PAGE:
Your COVID Vaccine Booster May Look Completely Different, Researchers Say
These new ways of administering the COVID vaccine could be a game-changer.
With more than half of the people in the U.S. at least partially vaccinated, many are looking ahead to the booster shots they'll almost certainly need. It may feel daunting to think about sitting down for a third shot and potentially enduring another round of side effects. But there is a silver lining, particularly for people who aren't fond of needles: Researchers now say that the COVID vaccine booster may not be a shot at all. Read on to find out how your next vaccination could be dramatically different, and for more on the future of the COVID vaccine, This Is When You'll Need a Third COVID Shot, BioNTech CEO Says.
Researchers are working on COVID vaccine boosters that aren't shots.
While vaccination continues across the country, researchers are already working on the next iteration of the COVID vaccine. A booster several months after your original vaccination will likely be necessary to help maintain your immunity and protect you from variants. To make these COVID vaccine boosters easier to give, researchers have begun to look into alternate modes of administration.
"It's critically important down the road to have vaccines that are easier to handle and have better cold-chain characteristics," John Mascola, MD, director of the vaccine-research center at the National Institute of Allergy and Infectious Diseases (NIAID), told The Wall Street Journal. Researchers are working toward COVID vaccine boosters in at least three different formats right now. And for more on boosters down the line, Moderna CEO Says a Booster Shot Will Be Available by This Date.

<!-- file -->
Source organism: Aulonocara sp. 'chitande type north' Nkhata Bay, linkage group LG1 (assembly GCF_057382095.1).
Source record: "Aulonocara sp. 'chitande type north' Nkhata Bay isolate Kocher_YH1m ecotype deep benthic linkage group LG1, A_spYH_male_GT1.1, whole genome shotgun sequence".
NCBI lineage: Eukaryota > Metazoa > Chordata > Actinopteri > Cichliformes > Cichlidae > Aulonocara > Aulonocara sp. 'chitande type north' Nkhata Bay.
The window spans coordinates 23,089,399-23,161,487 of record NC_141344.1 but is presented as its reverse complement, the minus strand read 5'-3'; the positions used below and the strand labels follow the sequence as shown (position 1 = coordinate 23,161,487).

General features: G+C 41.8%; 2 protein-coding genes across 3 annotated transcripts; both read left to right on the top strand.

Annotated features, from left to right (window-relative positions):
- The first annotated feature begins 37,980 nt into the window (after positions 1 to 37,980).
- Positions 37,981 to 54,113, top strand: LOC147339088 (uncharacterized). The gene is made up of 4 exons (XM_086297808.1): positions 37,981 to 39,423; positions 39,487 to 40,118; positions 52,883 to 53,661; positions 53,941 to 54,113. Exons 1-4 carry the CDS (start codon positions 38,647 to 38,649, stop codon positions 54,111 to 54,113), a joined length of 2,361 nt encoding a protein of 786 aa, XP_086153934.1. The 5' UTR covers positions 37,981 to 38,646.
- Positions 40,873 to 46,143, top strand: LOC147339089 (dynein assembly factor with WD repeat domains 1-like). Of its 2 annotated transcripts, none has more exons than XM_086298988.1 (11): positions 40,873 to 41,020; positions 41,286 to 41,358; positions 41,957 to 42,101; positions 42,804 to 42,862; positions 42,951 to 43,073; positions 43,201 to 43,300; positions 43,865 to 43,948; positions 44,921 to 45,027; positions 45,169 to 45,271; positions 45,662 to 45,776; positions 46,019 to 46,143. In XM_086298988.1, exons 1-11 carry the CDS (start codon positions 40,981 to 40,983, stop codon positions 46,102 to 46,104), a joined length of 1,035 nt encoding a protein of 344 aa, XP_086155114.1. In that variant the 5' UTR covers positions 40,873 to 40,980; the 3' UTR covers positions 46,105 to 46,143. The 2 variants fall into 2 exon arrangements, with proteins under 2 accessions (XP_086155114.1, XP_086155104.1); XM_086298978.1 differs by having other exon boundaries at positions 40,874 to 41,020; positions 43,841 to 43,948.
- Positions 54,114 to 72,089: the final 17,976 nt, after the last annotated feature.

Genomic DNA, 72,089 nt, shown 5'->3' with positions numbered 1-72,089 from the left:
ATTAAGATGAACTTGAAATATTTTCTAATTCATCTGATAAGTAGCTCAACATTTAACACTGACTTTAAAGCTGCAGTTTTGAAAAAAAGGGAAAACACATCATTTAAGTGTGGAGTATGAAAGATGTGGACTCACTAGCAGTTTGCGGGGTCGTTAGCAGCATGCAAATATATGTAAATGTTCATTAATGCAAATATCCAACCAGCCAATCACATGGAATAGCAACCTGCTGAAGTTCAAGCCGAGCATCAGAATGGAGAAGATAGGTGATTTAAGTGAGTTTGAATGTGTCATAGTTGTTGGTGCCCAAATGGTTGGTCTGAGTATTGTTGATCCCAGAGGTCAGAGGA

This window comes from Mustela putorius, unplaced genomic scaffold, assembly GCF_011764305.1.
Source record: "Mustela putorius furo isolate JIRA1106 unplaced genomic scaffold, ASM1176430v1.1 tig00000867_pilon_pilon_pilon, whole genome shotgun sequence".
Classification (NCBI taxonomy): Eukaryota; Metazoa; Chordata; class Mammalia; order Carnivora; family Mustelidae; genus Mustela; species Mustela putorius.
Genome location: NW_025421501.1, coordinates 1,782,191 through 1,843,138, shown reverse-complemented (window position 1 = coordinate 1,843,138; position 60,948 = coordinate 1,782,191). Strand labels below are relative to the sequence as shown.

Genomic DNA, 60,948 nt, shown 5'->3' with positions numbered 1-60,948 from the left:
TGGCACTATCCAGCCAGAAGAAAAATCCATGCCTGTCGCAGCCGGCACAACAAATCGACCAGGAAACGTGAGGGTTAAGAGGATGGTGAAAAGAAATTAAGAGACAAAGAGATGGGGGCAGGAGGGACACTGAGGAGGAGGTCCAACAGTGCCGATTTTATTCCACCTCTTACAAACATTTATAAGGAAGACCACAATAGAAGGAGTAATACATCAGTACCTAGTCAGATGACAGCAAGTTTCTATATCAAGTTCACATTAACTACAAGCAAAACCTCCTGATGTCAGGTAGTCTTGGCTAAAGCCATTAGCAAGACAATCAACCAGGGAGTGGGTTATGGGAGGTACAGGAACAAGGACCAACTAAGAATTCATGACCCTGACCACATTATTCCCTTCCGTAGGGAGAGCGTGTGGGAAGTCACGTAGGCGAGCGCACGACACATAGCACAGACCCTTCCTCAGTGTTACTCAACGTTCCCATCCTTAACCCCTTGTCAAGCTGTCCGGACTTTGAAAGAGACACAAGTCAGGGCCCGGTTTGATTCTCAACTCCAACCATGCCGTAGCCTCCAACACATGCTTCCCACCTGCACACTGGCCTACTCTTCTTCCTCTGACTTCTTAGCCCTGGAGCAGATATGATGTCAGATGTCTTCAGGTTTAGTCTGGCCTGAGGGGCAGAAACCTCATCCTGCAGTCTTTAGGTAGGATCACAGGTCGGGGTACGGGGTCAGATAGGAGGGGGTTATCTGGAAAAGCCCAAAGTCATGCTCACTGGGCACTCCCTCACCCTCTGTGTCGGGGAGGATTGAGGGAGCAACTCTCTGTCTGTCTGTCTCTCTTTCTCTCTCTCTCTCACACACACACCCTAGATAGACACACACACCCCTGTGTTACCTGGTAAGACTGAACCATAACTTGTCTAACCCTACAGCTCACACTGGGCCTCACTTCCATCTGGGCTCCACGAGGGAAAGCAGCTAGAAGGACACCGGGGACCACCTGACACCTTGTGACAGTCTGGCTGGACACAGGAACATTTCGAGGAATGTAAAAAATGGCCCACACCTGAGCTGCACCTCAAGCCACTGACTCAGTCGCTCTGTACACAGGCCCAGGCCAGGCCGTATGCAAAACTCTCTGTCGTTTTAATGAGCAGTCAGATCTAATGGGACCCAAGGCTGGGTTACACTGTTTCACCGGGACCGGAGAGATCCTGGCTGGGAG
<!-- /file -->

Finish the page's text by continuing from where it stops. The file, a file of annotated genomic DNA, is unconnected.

Your vaccine booster may be a nasal spray.
Researchers say that future COVID vaccines might be inhaled through the nose via a nasal spray. An April 1 study from the NIAID tested a single-dose intranasal vaccine on monkeys and found that it protected their lungs and nasal region from COVID. According to The Wall Street Journal, there's a nasal spray in the works from Altimmune that's similar to the FluMist influenza vaccine from AstraZeneca that's often given to children during flu season.
The design of the nasal spray vaccine is similar to the Johnson & Johnson and AstraZeneca COVID vaccines, but since it's a nasal spray, it may induce another type of immune response called mucosal immunity. This response could help wipe the virus from the respiratory tract, which could reduce transmission in addition to symptomatic cases, Altimmune's chief scientific officer Scott Roberts, PhD, told The Wall Street Journal. "It's a very easy and efficient way to administer the vaccine," he said. "You don't need needles and syringes." And for more on the timeline of vaccination, Pfizer's CEO Just Said How Often You'll Need a COVID Vaccine.
You may also be able to take a pill or put on a patch.
Your next COVID vaccine could be as easy as swallowing a pill or slapping a patch on your arm. Companies have begun investing research and funds into developing these new kinds of vaccines. Last year, the Biomedical Advanced Research and Development Authority (BARDA) announced they would work to develop multiple alternatives to shots for the COVID vaccine. In a statement, the company said that "a wearable skin patch or oral option for vaccines may support rapid, large-scale immunization while reducing the strain on the manufacturing supply chain."
BARDA Director Gary Disbrow, PhD, told CBS, "We're working with the companies, with the different technologies, to potentially partner them with the six vaccine candidates that are currently being supported by the U.S. government." The company hopes to demonstrate, through smaller trials, that the vaccines result in a similar immune response as the vaccines currently available in the U.S. And for more COVID vaccine news delivered straight to your inbox, sign up for our daily newsletter.
The COVID vaccine booster shot could be combined with the annual flu shot.
Your next COVID vaccine could be combined with the flu shot, providing you with antibodies to both illnesses at once. On April 4, Moderna CEO Stéphane Bancel told CNBC's Squawk Box, "What we're trying to do at Moderna actually is try to get a flu vaccine in the clinic this year and then combine our flu vaccine to our COVID vaccine, so you only have to get one boost at your local CVS store … every year that would protect you to the variant of concern against COVID and the seasonal flu strain." And for more vaccine guidance, There's a 50 Percent Chance You'll Make This Mistake When Getting Vaccinated.